When I showed up for my initial appointment with my new, Ecuadorian doctor, I had a seat in the hallway outside her office. The previous patient left and the doctor ushered me in. She sat at her desk with her laptop and took a leisurely and thorough history. She fed the paper records I brought her into a scanner at her chairside, after reviewing them. I showed her my wrist and demonstrated that I couldn’t turn my hand palm-up or bend it outward due to the joint damage. She agreed that, with my family history and my toes hurting, my annual exam should include a uric acid test along with the normal cholesterol, CBC, and repeating a liver enzyme test which had been slightly elevated at my pilot physical when I visited the US a couple of months earlier. I’d eliminated alcohol, started Milk Thistle supplements, and stopped taking my arthritis drugs completely in the meantime, and we agreed it was best make sure that my liver function was back to normal. My blood pressure was up a little. We discussed the fact that I was obese, and that I’d yo-yo dieted so many times that I was reluctant to go on yet another diet. She reviewed my daily food intake for the last few days and the miles of walking recorded on my iPhone app, and expressed surprise that I’d lost no weight while my husband had dropped 30 lbs. without trying. I paid her the $20 (total) cost of the visit and went on my way.
I went the next day for my bloodwork, mammogram, and Pap smear. It was a little odd having a technician at the lab take the Pap smear sample instead of the doctor, but what made me really uncomfortable was having a male mammogram technician; I asked for a woman, but all five of the techs at the hospital’s radiology department were men! But in the end, it was okay. The radiologist read the films while I waited briefly, then they handed me my films and report, and the next day I picked up my lab results and went back to the doctor. Total cost for the blood work, Pap, and mammogram: $99.50.
My uric acid was through the roof. Everything else was fine, but the fact that I had high uric acid, even after giving up my daily glass or three of wine weeks earlier, meant that I had chronic gout. I had probably had gout for years. Certainly, the pain in my big toes was caused by the gout. I talked it over with the doctor, and she prescribed allopurinol (as I’d expected; it’s the standard treatment). I went into the neighborhood pharmacy and asked for 300 mg. of allopurinol, 30 days’ worth to start; it’s available without a prescription here, like most drugs, and the month’s supply was $5.10. I took the first pill that night.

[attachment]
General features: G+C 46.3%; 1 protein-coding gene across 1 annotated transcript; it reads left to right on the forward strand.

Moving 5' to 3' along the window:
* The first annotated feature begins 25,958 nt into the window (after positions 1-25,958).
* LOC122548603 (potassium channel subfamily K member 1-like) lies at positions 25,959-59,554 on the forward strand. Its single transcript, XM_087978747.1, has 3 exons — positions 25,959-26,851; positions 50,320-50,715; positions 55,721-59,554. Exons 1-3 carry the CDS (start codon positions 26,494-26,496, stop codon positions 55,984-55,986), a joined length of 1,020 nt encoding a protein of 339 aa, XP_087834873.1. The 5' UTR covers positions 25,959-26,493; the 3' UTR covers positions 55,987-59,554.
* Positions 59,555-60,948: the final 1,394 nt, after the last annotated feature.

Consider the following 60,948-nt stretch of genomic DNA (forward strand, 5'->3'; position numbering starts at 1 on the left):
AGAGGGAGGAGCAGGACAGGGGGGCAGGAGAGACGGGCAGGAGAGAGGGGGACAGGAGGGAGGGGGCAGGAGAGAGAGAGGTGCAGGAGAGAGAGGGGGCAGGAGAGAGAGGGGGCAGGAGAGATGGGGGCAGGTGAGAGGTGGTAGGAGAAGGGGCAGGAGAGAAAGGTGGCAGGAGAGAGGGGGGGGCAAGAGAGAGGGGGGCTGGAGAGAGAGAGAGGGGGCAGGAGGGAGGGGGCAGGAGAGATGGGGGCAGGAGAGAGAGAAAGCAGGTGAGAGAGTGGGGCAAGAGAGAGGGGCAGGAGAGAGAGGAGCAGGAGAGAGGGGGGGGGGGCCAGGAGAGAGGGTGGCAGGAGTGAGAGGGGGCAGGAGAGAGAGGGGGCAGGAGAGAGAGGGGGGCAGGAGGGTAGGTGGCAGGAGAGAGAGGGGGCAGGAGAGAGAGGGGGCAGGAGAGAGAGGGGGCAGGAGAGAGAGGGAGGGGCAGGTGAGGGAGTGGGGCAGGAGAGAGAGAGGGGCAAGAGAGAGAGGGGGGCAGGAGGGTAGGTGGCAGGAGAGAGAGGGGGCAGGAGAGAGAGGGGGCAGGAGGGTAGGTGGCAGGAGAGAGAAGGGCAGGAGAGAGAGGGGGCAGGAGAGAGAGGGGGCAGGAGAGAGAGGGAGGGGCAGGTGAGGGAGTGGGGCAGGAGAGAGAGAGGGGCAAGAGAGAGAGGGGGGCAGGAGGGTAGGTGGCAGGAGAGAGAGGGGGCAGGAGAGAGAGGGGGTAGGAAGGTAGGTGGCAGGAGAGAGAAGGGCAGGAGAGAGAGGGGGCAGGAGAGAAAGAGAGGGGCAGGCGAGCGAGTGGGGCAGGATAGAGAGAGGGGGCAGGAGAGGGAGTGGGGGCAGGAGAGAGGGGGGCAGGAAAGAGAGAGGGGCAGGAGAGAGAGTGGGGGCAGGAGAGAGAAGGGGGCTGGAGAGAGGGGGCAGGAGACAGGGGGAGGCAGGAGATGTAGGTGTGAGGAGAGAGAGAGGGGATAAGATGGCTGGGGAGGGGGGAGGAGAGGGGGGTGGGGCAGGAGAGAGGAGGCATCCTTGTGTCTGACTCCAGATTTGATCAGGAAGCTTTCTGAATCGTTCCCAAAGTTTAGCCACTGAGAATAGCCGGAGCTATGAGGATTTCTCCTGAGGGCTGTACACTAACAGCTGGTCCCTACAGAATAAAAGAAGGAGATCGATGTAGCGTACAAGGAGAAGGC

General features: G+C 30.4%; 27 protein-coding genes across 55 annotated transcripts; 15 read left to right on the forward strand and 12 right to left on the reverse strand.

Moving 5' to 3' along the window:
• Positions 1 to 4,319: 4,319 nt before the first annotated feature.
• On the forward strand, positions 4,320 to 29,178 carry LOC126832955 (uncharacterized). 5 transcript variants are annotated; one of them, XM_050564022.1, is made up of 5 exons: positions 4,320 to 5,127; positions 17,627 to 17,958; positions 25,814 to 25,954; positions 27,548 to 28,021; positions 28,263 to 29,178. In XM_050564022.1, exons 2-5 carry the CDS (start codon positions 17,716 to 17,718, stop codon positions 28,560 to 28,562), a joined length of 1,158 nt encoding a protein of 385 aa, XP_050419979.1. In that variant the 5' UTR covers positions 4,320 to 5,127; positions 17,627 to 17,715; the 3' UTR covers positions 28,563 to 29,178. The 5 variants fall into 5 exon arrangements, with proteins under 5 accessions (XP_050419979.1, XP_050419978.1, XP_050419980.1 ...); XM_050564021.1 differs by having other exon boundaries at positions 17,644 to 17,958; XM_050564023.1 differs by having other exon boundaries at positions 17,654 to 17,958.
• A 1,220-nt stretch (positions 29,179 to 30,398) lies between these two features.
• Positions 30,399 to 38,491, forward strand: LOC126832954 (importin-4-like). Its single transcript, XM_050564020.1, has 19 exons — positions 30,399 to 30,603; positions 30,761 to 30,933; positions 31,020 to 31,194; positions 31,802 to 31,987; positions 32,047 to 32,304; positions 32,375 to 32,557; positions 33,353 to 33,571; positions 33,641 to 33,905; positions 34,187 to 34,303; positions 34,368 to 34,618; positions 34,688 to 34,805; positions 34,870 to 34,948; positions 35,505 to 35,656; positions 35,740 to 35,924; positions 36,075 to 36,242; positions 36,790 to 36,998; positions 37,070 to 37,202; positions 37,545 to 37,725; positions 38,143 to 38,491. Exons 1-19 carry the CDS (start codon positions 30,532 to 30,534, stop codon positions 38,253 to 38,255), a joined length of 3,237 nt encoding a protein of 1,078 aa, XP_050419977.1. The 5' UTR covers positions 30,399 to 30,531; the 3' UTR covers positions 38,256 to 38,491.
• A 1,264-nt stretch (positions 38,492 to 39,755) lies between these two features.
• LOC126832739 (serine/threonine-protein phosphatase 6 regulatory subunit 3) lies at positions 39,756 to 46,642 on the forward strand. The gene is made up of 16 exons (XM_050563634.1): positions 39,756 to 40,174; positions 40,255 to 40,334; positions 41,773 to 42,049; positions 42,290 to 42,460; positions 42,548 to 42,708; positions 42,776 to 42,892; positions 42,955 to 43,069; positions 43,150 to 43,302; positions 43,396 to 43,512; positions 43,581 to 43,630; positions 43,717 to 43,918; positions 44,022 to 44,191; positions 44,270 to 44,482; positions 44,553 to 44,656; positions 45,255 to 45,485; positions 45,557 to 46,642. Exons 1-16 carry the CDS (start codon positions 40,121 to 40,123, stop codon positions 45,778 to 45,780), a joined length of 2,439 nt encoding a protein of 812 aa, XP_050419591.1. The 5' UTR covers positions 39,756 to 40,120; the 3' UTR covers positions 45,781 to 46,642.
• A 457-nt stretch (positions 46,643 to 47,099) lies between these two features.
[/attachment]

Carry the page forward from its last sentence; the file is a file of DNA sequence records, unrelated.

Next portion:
The next day, I imagined that my feet felt a little better, but chalked it up to the placebo effect, as I’d read that allopurinol takes days to weeks to work. The day after, though, I had to acknowledge that the effect was real and dramatic. My shoes were loose due to the swelling decreasing; I could go down stairs and step off curbs with no pain in my toes or knees; even my wrist felt a little better. On the third day, I turned my right hand palm-up for the first time in two years. I had a spring in my step. I walked on textured pavements which had hurt my feet before. My proprioception was coming back, too: I could feel the position of my feet in space and my balance was better.
As I researched gout, it slowly dawned on me that my US doctor’s failure to diagnose my condition might have been the cause of my disability. Uric acid crystals, you see, tend to accumulate wherever a joint, tendon, or ligament is damaged in some way, such as during surgery. The “chondromalacia” noted on my wrist MRI included bony erosions with cysts under the cartilage, a feature shared with chronic, untreated gouty arthritis. If I had been tested and treated for gout prior to my carpal tunnel surgery, I might still be practicing chiropractic today. I grieve every day for the loss of my practice; the fulfilment of caring for patients was one of the great joys of my life.